#3: ‘What is now an undeciphered language.’

The title poem of John Clegg’s 2012 debut collection, Antler is an exercise in shifting perspective. It’s an elegy not simply for lost life, but a lost way of life, which evokes mortality without sentimentality and somehow comes nearest to resurrection when it takes its closest look at death. I met John on the 2008 Tower Poetry course, and have been in awe of his shamanic wisdom ever since.


by John Clegg

This was the empire of antler,
walrus ivory, soapstone and marten furs;

this was a choked democracy
around a marketplace where local kings

of seven lakes or less demanded
garrisons; this was a trading post

where silverscrap and Arab coins
by weight changed hands for whalebone.

This is a town below the mud
where ninety graves so far have been

disturbed: soldiers on stools,
two children end to end, a seamstress

wrapped in leather, seal-
hunters, shamen, priests, and one

clutching a shinbone notched
in what is now an undeciphered language.


There are no people in the first two lines of ‘Antler’. Or rather, there are signs of human presence detached from their makers – ‘marten furs’ only attain that name when they stop being the skin and hair of their original owners, and ‘walrus ivory’ isn’t what you call it when it’s attached to a living walrus. We see craftsmanship without the craftsmen, and an empire without its emperor; unless the antler itself is the source and seat of power. It’s certainly more durable than the people who carved it, hence the past tense; they have been replaced by the signs we recognise them by. Elsewhere in the collection, a speaker reflects: ‘Our mystics say the moss is growing us.’

But like William Golding in The Inheritors, Clegg puts flesh on nameless, ancient bones. (Being unable to date or locate the civilisation here perhaps indicates my own ignorance – at a guess, pre-modern, possibly Inuit – but there’s still a strong parallel with Golding’s imaginative paleoanthropology, even if the world of Antler is much closer to our own.) Clegg downgrades the size of the settlement; an empire is revised into a ‘marketplace’ in which the voice of the people can be heard, then to a ‘trading post’, suggesting both isolation and a link to the wider world. As he does so, the mysterious inhabitants seem more and more human, with their hands and their demands.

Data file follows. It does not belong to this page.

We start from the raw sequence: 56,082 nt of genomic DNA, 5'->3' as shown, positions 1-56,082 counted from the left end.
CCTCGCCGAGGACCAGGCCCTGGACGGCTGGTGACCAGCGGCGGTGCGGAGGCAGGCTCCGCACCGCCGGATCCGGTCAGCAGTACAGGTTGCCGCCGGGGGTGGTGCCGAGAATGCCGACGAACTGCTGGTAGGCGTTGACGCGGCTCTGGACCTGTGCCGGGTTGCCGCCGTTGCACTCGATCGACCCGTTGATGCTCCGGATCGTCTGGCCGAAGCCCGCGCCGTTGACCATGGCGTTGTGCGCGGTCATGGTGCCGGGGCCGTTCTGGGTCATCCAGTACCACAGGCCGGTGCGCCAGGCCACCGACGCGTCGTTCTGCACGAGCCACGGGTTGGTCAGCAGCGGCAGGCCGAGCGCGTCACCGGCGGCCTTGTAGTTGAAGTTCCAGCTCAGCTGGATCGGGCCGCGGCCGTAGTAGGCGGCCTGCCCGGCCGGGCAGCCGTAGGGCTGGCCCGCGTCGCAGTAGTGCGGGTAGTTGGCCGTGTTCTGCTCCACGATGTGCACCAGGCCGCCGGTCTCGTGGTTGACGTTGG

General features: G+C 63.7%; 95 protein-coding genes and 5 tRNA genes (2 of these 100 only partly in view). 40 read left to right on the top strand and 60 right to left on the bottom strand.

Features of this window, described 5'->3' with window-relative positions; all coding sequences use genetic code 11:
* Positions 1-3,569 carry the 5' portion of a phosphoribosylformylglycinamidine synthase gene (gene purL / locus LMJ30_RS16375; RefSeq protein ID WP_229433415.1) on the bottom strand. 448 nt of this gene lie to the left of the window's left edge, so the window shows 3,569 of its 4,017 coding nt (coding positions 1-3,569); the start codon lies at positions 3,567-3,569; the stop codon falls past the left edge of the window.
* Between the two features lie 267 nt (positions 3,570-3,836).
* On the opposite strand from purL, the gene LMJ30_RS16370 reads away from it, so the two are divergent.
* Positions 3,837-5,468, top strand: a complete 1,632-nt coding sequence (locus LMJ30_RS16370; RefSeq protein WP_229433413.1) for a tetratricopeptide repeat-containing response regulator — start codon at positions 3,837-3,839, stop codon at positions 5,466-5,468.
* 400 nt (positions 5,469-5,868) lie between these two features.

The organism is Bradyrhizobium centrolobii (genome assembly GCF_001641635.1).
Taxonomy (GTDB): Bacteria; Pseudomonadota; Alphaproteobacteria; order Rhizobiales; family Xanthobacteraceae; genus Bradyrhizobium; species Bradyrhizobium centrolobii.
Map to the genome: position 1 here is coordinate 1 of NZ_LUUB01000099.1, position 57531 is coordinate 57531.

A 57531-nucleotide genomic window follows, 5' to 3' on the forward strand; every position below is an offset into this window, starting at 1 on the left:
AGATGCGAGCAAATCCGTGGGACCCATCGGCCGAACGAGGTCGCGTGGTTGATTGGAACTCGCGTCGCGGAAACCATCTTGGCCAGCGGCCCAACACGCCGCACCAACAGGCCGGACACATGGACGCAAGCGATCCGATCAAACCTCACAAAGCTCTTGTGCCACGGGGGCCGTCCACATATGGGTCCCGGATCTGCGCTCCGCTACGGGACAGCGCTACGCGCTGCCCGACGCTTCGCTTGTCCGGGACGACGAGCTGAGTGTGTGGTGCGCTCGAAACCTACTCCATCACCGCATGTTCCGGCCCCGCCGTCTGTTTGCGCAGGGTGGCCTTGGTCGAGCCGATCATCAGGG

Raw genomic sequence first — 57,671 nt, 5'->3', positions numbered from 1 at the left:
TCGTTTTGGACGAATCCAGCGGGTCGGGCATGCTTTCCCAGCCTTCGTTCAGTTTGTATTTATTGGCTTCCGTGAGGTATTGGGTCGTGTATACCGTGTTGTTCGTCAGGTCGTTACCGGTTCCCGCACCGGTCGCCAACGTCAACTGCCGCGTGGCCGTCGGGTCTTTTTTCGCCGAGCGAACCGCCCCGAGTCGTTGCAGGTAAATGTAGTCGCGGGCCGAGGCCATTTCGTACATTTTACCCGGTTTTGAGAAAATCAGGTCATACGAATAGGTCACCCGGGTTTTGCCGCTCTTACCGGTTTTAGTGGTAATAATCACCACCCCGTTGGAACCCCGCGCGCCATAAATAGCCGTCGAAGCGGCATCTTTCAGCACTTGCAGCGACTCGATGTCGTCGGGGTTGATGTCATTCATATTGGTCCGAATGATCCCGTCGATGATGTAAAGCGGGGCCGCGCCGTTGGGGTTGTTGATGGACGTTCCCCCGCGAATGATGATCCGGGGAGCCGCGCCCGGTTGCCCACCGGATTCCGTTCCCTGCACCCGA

The same logic is at work in ‘local kings/of seven lakes or less’; another trade, of temporal power for personal poignancy. And as goods are bartered, the phonology also becomes richer, with those lapping ‘l’s, the alliteration in ‘silverscrap’, ‘weight’ and ‘whalebone’. We feel for the first time like we might be able to hear their language.

At which point, this half-imagined, half-reconstructed world is wrenched away from us, precisely as it is located within our own. Like in many of Clegg’s poems, the midpoint pivots the reader from past to present as the new tense – ‘This is’ – sheds its stark, forensic light. A town may be bigger than a trading post, but it isn’t an empire, and that ‘mud’, even as it’s dug away, re-covers the impression we were starting to form.

There’s an implication that the poet’s creative archaeology is preferable, both aesthetically and ethically, to the real thing – the jolting enjambment between the fifth and sixth stanzas makes the graves’ disturbance doubly troubling. As Hilary Mantel asked with relation to Richard III in her excellent ‘Royal Bodies’ lecture, ‘Why are we all so pleased about digging up a king?’ And from here on the line-breaks are jerkier, one even slicing through the middle of a compound word – the business of excavation displaces the text, unsettling Clegg’s assertive visions. We find no kings, just a jumble of ages and professions whose ascribed roles offer little individuation.

Until that ‘one’, in the third last line, whose ‘clutching’ gesture even in death grants him a human singularity. These are the hands in which goods were changing, folded inwards; those notches are the mark of art, finally seen next to what might be the remains of the artist. By identifying those time-worn symbols as ‘what is now an undeciphered language’, Clegg conjures the picture of a time when that language was spoken and understood. An image of transience also speaks of the life through which it passed.


You can find more of John Clegg’s work here and here, or buy the book from Salt. Golding’s The Inheritors is a fascinating artistic exploration of how we might see our forebears, and inspired this song by John Darnielle of the Mountain Goats, who once in fact shared a bed with John Clegg while touring the North-East, for reasons of a wholly practical nature.



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